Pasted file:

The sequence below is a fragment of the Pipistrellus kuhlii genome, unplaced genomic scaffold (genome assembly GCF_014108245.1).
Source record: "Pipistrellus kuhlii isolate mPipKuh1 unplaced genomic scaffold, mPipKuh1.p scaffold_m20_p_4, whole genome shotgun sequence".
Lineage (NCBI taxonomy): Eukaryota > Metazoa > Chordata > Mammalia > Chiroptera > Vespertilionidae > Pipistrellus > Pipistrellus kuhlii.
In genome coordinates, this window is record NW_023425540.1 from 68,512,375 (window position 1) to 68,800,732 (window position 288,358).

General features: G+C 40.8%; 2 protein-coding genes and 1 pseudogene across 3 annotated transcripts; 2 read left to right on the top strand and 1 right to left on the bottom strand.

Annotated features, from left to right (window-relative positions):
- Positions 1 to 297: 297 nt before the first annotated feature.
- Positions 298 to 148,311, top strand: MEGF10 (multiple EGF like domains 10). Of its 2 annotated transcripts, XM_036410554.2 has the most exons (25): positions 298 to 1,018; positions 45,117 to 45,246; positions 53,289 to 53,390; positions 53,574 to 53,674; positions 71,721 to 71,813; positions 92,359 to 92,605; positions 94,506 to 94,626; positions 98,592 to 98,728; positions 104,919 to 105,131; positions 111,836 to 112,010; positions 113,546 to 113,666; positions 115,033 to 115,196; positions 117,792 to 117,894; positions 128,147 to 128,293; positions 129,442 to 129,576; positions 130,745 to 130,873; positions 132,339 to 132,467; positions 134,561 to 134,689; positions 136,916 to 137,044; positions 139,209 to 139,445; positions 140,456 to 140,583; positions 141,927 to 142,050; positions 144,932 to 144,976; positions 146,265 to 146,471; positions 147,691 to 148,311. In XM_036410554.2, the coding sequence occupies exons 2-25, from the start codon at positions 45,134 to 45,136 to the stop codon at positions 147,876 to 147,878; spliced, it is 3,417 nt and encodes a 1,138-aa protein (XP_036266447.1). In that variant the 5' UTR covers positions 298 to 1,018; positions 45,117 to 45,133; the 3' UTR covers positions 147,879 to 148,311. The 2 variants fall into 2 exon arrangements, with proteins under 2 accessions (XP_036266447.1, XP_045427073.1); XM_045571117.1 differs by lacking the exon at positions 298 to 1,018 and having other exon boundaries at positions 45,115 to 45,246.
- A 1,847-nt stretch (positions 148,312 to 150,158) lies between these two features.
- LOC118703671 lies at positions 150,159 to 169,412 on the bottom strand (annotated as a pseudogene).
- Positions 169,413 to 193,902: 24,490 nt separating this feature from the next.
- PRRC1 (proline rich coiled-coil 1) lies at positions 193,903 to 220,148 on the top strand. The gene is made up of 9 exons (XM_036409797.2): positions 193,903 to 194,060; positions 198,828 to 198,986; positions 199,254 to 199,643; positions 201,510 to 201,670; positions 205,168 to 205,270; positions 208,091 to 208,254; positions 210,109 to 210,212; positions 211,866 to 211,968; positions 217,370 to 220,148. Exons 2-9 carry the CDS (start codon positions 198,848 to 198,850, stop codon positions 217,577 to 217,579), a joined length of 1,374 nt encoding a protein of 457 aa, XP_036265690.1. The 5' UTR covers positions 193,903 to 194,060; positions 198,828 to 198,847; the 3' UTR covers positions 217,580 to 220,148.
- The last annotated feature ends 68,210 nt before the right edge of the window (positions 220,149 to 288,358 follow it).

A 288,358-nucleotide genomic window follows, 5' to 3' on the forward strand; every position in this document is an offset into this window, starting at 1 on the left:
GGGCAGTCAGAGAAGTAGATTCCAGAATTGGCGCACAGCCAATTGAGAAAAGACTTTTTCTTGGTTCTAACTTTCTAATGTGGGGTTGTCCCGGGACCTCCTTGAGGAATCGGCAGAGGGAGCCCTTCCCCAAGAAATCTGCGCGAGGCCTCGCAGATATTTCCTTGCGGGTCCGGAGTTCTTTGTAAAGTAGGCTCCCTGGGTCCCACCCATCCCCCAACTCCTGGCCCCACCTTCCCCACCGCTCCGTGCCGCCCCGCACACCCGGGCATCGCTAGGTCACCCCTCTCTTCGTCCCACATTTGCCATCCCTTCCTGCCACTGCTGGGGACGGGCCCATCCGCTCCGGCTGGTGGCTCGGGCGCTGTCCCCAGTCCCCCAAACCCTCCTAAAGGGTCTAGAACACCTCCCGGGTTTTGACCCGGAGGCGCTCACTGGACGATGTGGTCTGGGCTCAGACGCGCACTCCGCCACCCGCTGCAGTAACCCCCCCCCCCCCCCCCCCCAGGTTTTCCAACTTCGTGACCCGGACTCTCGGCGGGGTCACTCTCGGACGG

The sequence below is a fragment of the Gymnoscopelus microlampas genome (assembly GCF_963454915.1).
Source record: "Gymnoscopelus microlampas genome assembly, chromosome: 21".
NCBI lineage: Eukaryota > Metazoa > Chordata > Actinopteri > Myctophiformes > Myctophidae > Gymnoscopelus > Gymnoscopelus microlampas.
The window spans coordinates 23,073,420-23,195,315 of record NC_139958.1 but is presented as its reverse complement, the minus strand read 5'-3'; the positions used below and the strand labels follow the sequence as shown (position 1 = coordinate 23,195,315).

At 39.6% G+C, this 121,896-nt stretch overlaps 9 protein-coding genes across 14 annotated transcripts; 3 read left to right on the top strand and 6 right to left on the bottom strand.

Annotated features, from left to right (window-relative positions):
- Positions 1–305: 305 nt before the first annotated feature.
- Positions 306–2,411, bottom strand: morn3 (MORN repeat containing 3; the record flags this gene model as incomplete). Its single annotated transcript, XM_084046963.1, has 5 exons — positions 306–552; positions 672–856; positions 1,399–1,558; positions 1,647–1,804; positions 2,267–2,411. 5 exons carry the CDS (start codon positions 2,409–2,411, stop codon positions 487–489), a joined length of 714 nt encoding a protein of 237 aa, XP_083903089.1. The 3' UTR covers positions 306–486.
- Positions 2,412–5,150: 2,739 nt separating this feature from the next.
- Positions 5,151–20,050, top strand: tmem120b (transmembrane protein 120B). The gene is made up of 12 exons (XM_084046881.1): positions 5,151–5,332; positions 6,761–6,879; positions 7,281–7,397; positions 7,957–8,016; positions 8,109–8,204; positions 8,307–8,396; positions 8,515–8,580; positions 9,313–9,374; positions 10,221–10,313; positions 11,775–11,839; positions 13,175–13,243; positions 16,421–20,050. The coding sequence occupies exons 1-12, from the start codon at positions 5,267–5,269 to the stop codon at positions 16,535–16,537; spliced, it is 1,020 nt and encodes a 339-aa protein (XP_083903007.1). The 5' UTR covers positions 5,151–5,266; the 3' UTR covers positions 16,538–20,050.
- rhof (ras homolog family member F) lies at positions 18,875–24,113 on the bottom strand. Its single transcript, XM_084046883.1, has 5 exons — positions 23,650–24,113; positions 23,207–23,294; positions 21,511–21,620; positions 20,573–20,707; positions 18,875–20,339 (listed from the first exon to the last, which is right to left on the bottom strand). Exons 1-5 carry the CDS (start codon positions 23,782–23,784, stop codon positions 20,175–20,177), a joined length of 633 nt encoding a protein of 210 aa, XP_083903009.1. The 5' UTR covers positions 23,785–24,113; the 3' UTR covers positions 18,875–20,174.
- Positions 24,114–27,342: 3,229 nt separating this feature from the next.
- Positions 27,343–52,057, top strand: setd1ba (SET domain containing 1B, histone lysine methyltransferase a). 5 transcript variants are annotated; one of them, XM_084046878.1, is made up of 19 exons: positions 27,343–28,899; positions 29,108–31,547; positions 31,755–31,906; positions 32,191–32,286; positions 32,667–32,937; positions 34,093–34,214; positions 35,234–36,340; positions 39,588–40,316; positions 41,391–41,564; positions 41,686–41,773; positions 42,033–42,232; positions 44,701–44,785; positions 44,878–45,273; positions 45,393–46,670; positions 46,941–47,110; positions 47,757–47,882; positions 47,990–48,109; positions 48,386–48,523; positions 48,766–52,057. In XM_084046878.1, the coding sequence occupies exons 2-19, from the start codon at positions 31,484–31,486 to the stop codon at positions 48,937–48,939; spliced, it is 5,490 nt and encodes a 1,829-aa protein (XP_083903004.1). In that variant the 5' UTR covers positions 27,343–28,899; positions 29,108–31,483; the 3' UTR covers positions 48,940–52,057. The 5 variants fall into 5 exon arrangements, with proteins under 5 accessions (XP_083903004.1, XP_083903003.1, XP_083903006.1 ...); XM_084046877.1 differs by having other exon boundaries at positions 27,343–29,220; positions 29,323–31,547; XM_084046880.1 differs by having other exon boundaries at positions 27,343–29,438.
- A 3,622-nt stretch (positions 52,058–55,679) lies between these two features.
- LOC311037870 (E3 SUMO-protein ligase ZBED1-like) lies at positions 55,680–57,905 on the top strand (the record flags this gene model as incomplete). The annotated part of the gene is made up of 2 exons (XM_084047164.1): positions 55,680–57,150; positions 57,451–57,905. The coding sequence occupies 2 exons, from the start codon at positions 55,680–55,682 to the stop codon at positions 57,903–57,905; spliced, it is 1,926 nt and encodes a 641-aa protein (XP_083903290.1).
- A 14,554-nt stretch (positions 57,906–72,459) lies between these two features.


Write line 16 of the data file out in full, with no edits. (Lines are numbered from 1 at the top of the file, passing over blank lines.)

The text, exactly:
The sequence below is a fragment of the Gymnoscopelus microlampas genome (assembly GCF_963454915.1).